Official: Military honors option available for veteran burials

By Kevin Wilson: Freedom New Mexico

Henry Sanchez loved dancing, his guitar and his harmonica, family members said. And he loved life.

“Anytime you saw him, he had a smile on his face,” daughter Veronica Goff said. “He was very patriotic and a family man.”

All of those things were mentioned at his July 24 funeral.

But there was one thing missing at his funeral. Sanchez served in the Korean War, but never received military honors.

Thursday saw that rectified with Cannon Air Force Base personnel giving him full military honors at the base entrance.

Sanchez, a retired floor covering specialist, died July 21 in Clovis. But as it was noted Thursday, he was also a corporal in the Army during the Korean War from 1950-1953.

Goff said the family simply wasn’t aware military honors were an option for her father.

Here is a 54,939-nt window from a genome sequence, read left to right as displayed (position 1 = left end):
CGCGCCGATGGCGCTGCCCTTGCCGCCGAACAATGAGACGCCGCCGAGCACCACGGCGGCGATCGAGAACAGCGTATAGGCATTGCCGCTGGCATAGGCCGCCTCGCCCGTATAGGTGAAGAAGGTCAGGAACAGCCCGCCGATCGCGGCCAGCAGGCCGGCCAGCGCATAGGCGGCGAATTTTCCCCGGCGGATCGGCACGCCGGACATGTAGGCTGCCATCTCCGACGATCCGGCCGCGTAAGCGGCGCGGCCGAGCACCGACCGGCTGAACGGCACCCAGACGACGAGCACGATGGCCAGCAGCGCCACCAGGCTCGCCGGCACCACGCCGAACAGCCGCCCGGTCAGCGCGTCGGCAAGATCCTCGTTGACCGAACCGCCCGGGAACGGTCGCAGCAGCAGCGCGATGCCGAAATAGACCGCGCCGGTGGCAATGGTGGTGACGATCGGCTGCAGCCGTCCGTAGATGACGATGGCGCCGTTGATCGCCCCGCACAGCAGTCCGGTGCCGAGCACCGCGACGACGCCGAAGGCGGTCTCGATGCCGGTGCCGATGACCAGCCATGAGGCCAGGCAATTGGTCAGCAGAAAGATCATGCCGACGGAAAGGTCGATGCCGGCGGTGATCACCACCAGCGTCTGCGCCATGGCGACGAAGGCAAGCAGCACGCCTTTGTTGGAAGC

Rick Robertson, who is a liaison between the retired community and base commander Col. Stephen A. Clark, said such cases aren’t unusual.

“Normally, if they’re a veteran, under federal law, he’s entitled to full military honors. Unfortunately, the law also requires the funeral home to request a full military burial. Sometimes they do, sometimes they don’t.”

When Robertson heard Sanchez didn’t receive military honors at his funeral, he made a few moves on base — getting personnel to fold a flag for the ceremony, and acquiring a flag that flew over Cannon to give to Goff’s family.

Robertson said he hoped Thursday’s service could be a teachable moment for local veterans. He’s tried to support the effort by passing out copies of laws regarding military funeral honors to various veterans organizations.

Goff was happy the service took place, even if it happened a few weeks later with a few family members and friends present.

“I thought the ceremony was very moving,” Veronica said. “My dad would have been proud to have helped spread the word.”